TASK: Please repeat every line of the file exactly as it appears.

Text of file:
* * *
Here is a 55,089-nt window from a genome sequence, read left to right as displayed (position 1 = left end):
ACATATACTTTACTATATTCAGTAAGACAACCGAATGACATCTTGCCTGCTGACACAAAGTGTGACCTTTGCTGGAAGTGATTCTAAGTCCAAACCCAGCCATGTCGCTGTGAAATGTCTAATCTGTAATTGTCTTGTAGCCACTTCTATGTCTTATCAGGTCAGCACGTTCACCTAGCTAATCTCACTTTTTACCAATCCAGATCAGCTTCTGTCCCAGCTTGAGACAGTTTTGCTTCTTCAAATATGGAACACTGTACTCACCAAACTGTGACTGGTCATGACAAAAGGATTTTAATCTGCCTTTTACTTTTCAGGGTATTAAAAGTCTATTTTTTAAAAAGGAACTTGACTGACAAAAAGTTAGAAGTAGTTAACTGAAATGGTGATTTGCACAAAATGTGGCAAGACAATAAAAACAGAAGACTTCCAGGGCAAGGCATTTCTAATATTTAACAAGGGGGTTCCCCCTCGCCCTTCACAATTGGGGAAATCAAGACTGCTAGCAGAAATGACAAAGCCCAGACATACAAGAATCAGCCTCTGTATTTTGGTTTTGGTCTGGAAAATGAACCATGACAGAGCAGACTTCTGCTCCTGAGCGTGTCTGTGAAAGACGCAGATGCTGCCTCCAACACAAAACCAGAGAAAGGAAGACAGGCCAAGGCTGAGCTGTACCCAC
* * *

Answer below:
Here is a 55,089-nt window from a genome sequence, read left to right as displayed (position 1 = left end):
ACATATACTTTACTATATTCAGTAAGACAACCGAATGACATCTTGCCTGCTGACACAAAGTGTGACCTTTGCTGGAAGTGATTCTAAGTCCAAACCCAGCCATGTCGCTGTGAAATGTCTAATCTGTAATTGTCTTGTAGCCACTTCTATGTCTTATCAGGTCAGCACGTTCACCTAGCTAATCTCACTTTTTACCAATCCAGATCAGCTTCTGTCCCAGCTTGAGACAGTTTTGCTTCTTCAAATATGGAACACTGTACTCACCAAACTGTGACTGGTCATGACAAAAGGATTTTAATCTGCCTTTTACTTTTCAGGGTATTAAAAGTCTATTTTTTAAAAAGGAACTTGACTGACAAAAAGTTAGAAGTAGTTAACTGAAATGGTGATTTGCACAAAATGTGGCAAGACAATAAAAACAGAAGACTTCCAGGGCAAGGCATTTCTAATATTTAACAAGGGGGTTCCCCCTCGCCCTTCACAATTGGGGAAATCAAGACTGCTAGCAGAAATGACAAAGCCCAGACATACAAGAATCAGCCTCTGTATTTTGGTTTTGGTCTGGAAAATGAACCATGACAGAGCAGACTTCTGCTCCTGAGCGTGTCTGTGAAAGACGCAGATGCTGCCTCCAACACAAAACCAGAGAAAGGAAGACAGGCCAAGGCTGAGCTGTACCCAC